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Vehicle Rollover Risk Ithaca NY

While accidents that involve vehicle rollovers are relatively rare, you should be aware of the risk"especially if you drive a sport utility vehicle (SUV). Statistics indicate that SUVs are three times more likely to be involved in a rollover accident than passenger cars.

AutoZone
(607) 272-7096
309 Elmira Rd
Ithaca, NY
 
Advance Auto Parts
(607) 275-3301
380 Elmira Rd
Ithaca, NY

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Brake Exchange
(607) 753-1415
95 Port Watson St
Cortland, NY

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Gabriel's Automotive Electric
(607) 753-3417
4048 West Rd
Cortland, NY

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AutoZone
(718) 735-1138
1798 Atlantic Ave
Brooklyn, NY
 
AutoZone
(607) 753-7677
3839 West Road
Cortland, NY
 
Advance Auto Parts
(607) 753-7063
857 State Route 13
Cortland, NY

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Access Audio
(607) 753-7501
4269 US Rte 11
Cortland, NY

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AutoZone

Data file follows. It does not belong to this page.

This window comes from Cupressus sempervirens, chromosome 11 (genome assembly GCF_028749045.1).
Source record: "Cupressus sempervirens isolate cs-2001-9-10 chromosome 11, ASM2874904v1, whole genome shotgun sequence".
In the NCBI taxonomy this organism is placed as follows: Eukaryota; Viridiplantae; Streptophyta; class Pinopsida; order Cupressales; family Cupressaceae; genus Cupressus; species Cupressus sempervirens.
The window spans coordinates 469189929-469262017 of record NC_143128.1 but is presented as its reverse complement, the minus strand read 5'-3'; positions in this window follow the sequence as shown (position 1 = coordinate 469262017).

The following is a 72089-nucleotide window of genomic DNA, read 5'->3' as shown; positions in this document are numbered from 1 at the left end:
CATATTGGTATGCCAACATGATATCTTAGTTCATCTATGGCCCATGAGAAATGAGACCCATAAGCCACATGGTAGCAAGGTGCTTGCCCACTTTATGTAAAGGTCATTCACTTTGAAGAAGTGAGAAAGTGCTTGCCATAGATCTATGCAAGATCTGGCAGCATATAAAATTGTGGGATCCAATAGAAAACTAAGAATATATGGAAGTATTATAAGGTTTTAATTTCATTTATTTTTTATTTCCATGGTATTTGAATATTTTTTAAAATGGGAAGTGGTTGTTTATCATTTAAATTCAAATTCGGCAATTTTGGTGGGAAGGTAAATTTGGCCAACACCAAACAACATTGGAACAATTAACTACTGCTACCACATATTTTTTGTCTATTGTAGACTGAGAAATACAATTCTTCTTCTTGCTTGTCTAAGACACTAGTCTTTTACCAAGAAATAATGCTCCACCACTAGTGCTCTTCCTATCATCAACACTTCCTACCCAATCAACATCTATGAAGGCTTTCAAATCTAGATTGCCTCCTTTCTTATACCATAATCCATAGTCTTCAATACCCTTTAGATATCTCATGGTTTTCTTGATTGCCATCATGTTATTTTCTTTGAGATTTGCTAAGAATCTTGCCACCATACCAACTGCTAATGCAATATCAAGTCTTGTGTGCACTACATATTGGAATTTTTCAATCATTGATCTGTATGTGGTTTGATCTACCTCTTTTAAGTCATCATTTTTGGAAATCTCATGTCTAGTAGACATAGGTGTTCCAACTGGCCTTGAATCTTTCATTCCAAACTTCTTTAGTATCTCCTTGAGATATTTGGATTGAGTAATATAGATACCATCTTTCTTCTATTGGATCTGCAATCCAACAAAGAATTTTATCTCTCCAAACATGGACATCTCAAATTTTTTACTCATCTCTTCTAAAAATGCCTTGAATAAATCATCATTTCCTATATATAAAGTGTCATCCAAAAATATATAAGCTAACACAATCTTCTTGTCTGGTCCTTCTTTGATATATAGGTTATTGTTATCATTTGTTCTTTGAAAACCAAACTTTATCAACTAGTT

(845) 496-8880
24 W Main St
Washingtonville, NY
 
AutoZone
(716) 743-0506
2 Goundry St
N Tonawanda, NY
 
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Vehicle Rollover Risk

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While accidents that involve vehicle rollovers are relatively rare, you should be aware of the risk"especially if you drive a sport utility vehicle (SUV). Statistics indicate that SUVs are three times more likely to be involved in a rollover accident than passenger cars. And, if a rollover does occur, occupants riding in SUVs are most at risk.

Some SUVs pose a greater risk than others. As a result, the National Highway Traffic Safety Administration (NHTSA) has developed Rollover Resistance Ratings (www.safercar.gov) to supplement the existing frontal and side-impact crash test data that the government organization provides. While the Insurance Institute for Highway Safety (www.iihs.org), which is not affiliated with the federal government, also conducts frontal and side-impact crash tests, as well as low-speed bumper tests, currently only NHTSA assesses rollover risk.

New test procedure leads to more accurate ratings

The agency originally assigned rollover ratings to vehicles based on a mathematical calculation that took into consideration a vehicle's weight, width, and center of gravity to create a statistical likelihood of a rollover. The measurement, which NHTSA called the Static Stability Factor, was widely criticized because it did not simulate real-world driving situations. Some 2003 model-year and older vehicles have a rollover rating based solely on this mathematical calculation....

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